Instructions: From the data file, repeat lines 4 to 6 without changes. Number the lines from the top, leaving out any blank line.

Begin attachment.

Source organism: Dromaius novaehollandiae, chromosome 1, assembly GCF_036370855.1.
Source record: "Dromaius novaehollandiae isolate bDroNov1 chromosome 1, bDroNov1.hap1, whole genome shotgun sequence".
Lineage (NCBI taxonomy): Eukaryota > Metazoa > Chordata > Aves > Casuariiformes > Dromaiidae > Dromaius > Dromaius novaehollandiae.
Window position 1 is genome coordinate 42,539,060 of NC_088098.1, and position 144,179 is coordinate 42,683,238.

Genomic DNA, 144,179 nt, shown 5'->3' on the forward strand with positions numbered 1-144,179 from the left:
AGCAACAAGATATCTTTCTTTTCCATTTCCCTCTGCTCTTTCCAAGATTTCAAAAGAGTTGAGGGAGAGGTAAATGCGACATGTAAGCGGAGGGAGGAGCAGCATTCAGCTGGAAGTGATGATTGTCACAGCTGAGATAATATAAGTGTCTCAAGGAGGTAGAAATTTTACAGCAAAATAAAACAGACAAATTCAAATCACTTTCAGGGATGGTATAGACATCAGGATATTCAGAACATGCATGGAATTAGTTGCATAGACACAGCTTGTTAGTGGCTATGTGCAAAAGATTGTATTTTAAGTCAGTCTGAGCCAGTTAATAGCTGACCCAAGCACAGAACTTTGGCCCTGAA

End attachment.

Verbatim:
Window position 1 is genome coordinate 42,539,060 of NC_088098.1, and position 144,179 is coordinate 42,683,238.

Genomic DNA, 144,179 nt, shown 5'->3' on the forward strand with positions numbered 1-144,179 from the left:
AGCAACAAGATATCTTTCTTTTCCATTTCCCTCTGCTCTTTCCAAGATTTCAAAAGAGTTGAGGGAGAGGTAAATGCGACATGTAAGCGGAGGGAGGAGCAGCATTCAGCTGGAAGTGATGATTGTCACAGCTGAGATAATATAAGTGTCTCAAGGAGGTAGAAATTTTACAGCAAAATAAAACAGACAAATTCAAATCACTTTCAGGGATGGTATAGACATCAGGATATTCAGAACATGCATGGAATTAGTTGCATAGACACAGCTTGTTAGTGGCTATGTGCAAAAGATTGTATTTTAAGTCAGTCTGAGCCAGTTAATAGCTGACCCAAGCACAGAACTTTGGCCCTGAA